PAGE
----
Remember this post, where it really sank in for me that I now considered salad a special, to-be-savoured and looked forward to meal? It's funny how it has reappeared in recent moments of celebration. Once upon a time, my idea of "celebration food" usually involved one or all of the following: pastry, cake, chocolate, chips, cheese, ice cream, anything sweet, salty, creamy or crumbly. Not that I don't still bring those out for special occasions, you understand (!), but it's funny how my idea of using food to celebrate has changed so much over the past six years.
Last month, I went away for nearly a week to finish my book. It was a wonderful time. I house sat for my friend the GP, in her lovely house in East Dulwich. It was great to have an expanse of time ahead of me that was mine to fill as I pleased; no schedules, no plans, just as much writing as possible and the determination to reach the goal of typing "the end" on the first full draft.
|I love cherries.|
|breakfast: day 2|
|lunch/afternoon food: day 2|
It was a blissful, albeit intense and mentally draining, stretch of time where the elemental facets of my existence (eating, writing, listening to music, doing yoga) felt like indulgences. I had only my own whims and appetite to consider. I assembled my favourite foods; hummus, dolmades, olives, fresh fruit, fresh pitta bread, and made platters that I grazed over most of the day while I wrote. For dinners I would usually break about 9pm when my stomach was rumbling and make omelettes with artichokes and bunches of fresh garlicky chives from the garden. My friend left me a pumpkin, which I roasted with chilli and handfuls of fresh sage (also from the garden) and then tossed through pasta or used in a salad.
Inevitable writing blocks were tempered with thicky syruppy amaretto on ice in a hot, deep bath, with the best of Nina Simone on repeat.
Exercise was a good unblocker too. I ran two mornings I was there. And in an attempt to drag some words out of myself I attempted to master headstand, the king of all yoga poses. It didn't work (headstand, that is!).
I stayed up writing most nights until 2am, until I had nothing left. Each day I had "plot targets", in other words, I had to reach a stage in the plot each day. I made the target every day!
On the last day, I remember having a brief lunch at about 2pm. I didn't look up again until about 7pm when I realised I needed coffee if I was going to finish the book that night. I wrote and wrote and wrote, barely aware of anything except that I was trembling with anticipation the closer I got to the end! I finally wrote the last line at 10.19pm. After taking a moment for it sink in, I rang Tom to break the news and spoke to him for nearly an hour, probably insanely high and ecstatic that I had reached my goal! It was a chance to prove to myself that I could exercise the same discipline I applied to my running and fitnes goals when it came to my writing. There really is no reason why I cannot do what I want to do. I say "I don't have time", but that's rubbish. I made time, and it happened. There is still more to do, of course, but I am so much closer than I was before.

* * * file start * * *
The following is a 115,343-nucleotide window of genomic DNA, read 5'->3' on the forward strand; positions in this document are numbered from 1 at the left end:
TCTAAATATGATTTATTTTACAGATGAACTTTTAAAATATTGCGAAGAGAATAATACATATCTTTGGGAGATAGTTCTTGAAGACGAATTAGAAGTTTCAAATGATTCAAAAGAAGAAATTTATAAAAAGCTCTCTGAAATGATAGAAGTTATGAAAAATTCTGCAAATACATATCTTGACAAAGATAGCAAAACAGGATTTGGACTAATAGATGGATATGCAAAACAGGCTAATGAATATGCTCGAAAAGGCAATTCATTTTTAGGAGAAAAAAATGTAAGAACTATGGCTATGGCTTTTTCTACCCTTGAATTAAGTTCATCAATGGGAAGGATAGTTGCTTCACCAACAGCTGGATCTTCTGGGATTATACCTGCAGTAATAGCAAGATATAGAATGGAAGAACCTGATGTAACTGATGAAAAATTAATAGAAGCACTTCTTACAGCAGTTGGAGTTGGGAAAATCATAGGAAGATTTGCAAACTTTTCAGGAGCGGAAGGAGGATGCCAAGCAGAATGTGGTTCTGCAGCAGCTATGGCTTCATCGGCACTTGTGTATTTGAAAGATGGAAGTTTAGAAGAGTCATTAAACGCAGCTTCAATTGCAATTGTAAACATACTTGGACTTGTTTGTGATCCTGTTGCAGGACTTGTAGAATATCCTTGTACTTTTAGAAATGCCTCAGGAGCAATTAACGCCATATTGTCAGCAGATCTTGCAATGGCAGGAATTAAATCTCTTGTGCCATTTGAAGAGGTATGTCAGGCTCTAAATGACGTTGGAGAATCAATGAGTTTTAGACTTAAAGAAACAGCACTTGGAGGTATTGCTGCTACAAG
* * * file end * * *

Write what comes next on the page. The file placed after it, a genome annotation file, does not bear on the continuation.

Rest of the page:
Finally, after getting off the phone and sending about a million texts to anyone I thought might want to know, I realised I was starving. And it was nearly midnight!
So I made myself this salad, and poured myself a glass of wine.
- Watercress (or mixture of watercress, rocket, spinach, whatever salad leaves you like), enough to fill your bowl
- Fresh mint (not essential but very nice), as much as you like
- 4-5 thick slices haloumi, grilled
- Good quality fruit balsamic vinegar (I used pear)
Grill the haloumi, sprinkling the mint leaves over the top as you do.
Assemble watercress in your bowl, top with pieces of grilled haloumi and mint, drizzle over balsamic. If you've never tried a fruit balsamic, might I suggest you seek one out? They are delicious! I love pear and fig, but I've heard blueberry is very good!
Every mouthful tasted exquisite. It was one of the most memorable meals of my life.
And now, having written this, I realise, especially when I look over the most memorable meals of my life (an Italian place in New York; the food at my wedding to Tom; this salad I've just described), that while the food was amazing and of great quality, it is the moments I remember, and that make the memories of every bite so much more potent and special. I've eaten countless quesadillas in my time, but the ones I remember best are the ones served in the garden of that pub in Chalk Farm at our wedding. I have eaten Italian food more times than I'd care to admit, but I'd never had someone take out a thick fold of 100 dollar bills and casually peel them off to pay for the meal like that night in NYC. And as for salads, I eat them daily. But this one was the best one I'd ever eaten.....because I'd finished my book.
What are your memorable meals?